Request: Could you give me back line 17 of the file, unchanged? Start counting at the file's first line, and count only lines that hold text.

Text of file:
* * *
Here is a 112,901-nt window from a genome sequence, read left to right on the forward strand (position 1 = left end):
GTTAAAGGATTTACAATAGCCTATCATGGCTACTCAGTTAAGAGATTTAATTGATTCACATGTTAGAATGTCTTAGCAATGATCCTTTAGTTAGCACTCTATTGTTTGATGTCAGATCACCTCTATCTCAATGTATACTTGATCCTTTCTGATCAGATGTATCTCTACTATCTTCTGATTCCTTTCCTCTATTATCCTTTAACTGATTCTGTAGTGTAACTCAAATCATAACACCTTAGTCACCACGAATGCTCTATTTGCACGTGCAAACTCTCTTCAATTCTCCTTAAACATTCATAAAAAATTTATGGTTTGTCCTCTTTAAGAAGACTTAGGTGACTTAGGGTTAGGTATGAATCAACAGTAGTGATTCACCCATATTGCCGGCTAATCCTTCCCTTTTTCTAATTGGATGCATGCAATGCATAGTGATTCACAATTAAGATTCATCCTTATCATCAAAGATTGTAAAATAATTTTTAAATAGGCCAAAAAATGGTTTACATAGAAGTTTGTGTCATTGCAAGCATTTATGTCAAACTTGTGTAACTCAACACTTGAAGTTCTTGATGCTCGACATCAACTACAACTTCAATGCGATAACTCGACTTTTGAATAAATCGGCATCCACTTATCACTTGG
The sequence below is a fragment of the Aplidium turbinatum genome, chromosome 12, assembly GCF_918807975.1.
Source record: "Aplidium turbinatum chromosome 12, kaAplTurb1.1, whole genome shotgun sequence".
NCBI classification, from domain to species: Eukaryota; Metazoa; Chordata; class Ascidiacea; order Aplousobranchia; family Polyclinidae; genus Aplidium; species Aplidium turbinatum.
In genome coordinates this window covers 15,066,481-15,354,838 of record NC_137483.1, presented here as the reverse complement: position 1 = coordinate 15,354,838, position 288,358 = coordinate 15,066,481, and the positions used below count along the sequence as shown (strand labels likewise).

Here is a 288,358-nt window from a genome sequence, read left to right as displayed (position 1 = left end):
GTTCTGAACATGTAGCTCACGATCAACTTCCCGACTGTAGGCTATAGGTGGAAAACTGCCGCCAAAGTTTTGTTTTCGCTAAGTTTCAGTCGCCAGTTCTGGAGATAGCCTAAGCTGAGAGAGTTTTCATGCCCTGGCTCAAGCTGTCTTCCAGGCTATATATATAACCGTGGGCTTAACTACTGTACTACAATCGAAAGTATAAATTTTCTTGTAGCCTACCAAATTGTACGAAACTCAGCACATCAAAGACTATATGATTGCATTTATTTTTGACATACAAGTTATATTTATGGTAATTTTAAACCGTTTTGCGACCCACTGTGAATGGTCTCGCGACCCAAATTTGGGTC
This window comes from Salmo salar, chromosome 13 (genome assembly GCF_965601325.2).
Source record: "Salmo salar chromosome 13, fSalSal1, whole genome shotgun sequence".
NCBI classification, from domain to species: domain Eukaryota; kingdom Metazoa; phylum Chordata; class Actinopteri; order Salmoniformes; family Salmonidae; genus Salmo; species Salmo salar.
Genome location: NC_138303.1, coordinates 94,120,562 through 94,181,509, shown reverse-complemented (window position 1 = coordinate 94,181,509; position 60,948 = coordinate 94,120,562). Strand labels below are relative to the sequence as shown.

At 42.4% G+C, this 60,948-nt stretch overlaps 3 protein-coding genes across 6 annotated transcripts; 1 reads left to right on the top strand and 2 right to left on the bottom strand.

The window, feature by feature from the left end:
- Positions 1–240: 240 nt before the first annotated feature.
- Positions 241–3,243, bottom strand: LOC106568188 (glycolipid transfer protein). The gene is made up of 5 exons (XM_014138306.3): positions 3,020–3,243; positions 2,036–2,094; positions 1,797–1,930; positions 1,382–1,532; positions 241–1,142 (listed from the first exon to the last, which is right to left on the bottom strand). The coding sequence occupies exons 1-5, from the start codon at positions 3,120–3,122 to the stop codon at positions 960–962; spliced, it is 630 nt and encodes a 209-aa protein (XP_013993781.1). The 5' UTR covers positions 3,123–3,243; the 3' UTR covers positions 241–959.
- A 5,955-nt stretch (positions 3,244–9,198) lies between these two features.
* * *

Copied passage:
- A 5,955-nt stretch (positions 3,244–9,198) lies between these two features.